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Terrorizing Dissent: Harper's approach to defining terrorism is shamelessly bald

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"When a government starts trying to cancel dissent or avoid dissent is frankly when it's rapidly losing its moral authority to govern." -- Stephen Harper, 2005 (as Leader of the Opposition)

If dissent is the lifeblood of democracy, then Prime Minister Stephen Harper seems determined to render Canada anaemic.

The backdrop for Harper's latest assault was his recent visit to the Middle East. The National Council of Canadian Muslims (NCCM) criticized the inclusion of a supporter of anti-Muslim demagogues Pamela Gellar and Robert Spencer in Harper's Israel-bound entourage.

Instead of addressing NCCM's concern, the Prime Minister's Director of Communications Jason MacDonald peremptorily dismissed it with a vicious smear:"We will not take seriously criticism from an organization with documented ties to a terrorist organization such as Hamas," MacDonald said.

This is a very serious claim, with potential criminal implications: Hamas is officially listed as a terrorist organization in Canada. To level such an accusation without a shred of competent evidence is quite likely libellous. Presumably, if there actually were any documents backing the assertion of "documented ties to a terrorist organization such as Hamas," the government would have produced them and charged NCCM in a court of law -- rather than resorting to indictment in the court of public opinion.

Since the inception of the "war on terror," insinuations of terroristic connections have been used to vilify Canadian Muslims as "not really Canadian" and disloyal, treasonous, unentitled to the rights and benefits of belonging to Canada. Canadian Muslims erroneously branded as "terrorist threats" have been extraordinarily rendered (Maher Arar), incarcerated in foreign prisons and tortured (Maher Arar, Ahmed El-Maati, Abdullah Almalki and Muayyed Nureddin), stranded abroad and actively prevented from returning home (Abousfian Abdelrazik) and harassed at airports and borders (too many to name).

For Muslims in Canada, being falsely accused of terrorism is quite literally terror-producing. And the damage isn't cured by formal exoneration: as Justice Dennis O'Connor observed in his report on the Arar case, "Labels, even unfair and inaccurate ones, have a tendency to stick."

Labels are especially sticky, and leave a particularly indelible residue, when they conform to widely held prejudices. And the current environment is one in which the Prime Minister can glibly declare that "the major threat is still Islamicism [sic]" (again without providing any evidence; American statistics indicate that Muslims are far from the most significant or fatal source of violence in that country).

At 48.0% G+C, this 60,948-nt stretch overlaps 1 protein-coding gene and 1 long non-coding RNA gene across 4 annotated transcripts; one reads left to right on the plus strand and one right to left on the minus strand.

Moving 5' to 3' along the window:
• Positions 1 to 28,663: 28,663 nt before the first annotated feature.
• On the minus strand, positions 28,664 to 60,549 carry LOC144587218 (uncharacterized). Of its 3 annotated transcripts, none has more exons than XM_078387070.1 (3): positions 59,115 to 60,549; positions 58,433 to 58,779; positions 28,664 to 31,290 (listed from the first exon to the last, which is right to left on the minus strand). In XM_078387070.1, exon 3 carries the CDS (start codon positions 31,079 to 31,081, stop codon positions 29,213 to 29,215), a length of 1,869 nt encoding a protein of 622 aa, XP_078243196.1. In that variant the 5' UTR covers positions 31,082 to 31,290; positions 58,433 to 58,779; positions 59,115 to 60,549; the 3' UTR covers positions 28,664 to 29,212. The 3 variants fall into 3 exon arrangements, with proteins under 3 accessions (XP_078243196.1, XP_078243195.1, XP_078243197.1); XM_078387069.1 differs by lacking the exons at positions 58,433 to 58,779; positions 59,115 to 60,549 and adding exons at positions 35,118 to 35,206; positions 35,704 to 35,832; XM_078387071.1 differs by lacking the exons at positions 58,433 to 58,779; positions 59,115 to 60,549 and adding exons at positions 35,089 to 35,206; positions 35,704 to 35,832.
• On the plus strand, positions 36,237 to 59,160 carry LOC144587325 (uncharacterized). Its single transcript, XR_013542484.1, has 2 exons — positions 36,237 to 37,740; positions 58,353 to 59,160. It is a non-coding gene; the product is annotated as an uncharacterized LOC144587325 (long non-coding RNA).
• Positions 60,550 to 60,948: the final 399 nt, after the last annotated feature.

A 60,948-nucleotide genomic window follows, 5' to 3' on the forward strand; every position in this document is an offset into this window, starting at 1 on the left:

How casually destructive -- to exploit popular fears about a vulnerable minority to delegitimize its participation in public discourse. That a government would reflexively sling such toxic mud at its own citizens should be shocking.

But unfortunately, such grubby, dissent-suppressing tactics are by now a familiar mainstay of the Harper Conservative playbook. For instance, organizations (most famously KAIROS Canadian Ecumenical Justice Initiatives) failing to toe the government's "with-Israel-through-fire-and-water" line have been defunded and denigrated as anti-Semitic.

Indeed, the anti-terrorism net has been expanded to catch green prey as well as brown: the Canadian government's official counter-terrorism strategy identifies the "promotion of various causes such as ... environmentalism" (lumped together with "white supremacy") as a threat to national security. According to Jeffrey Monaghan of Queen's University's Surveillance Studies Center, state monitoring of environmentalists is the "new normal."

Monaghan's study of CSIS and RCMP documents disturbingly revealed that "[s]ecurity and police agencies have been increasingly conflating terrorism and extremism with peaceful citizens exercising their democratic rights to organise petitions, protest and question government policies." Animal rights advocates, anti-capitalists and aboriginal activists have also been tarred with the terrorist threat brush.     

While "terrorism" is an inescapably political concept, Harper's approach to defining terrorism is shamelessly bald in its political motivations. Groups considered "extremist" by the Harper government are not militant outliers on the fringe of Canadian democracy, but all-too-frequently mainstream organizations fighting to preserve Canada as a state that cares about justice, human rights, equality and sustainability.

Haroon Siddiqui's dismal conclusion seems irrefutable: "What matters most to Harper is not human rights and democracy but rather their exact opposite: keeping authoritarian control, both at home and abroad."  

Our serenade-happy Prime Minister can belt out Beatles' tunes as loud as he likes -- but he cannot drown out the unmistakable, unignorable hiss of a government rapidly losing its moral authority to govern.

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Azeezah Kanji is a recent graduate of University of Toronto's Faculty of Law.

Photo: flickr/ell brown

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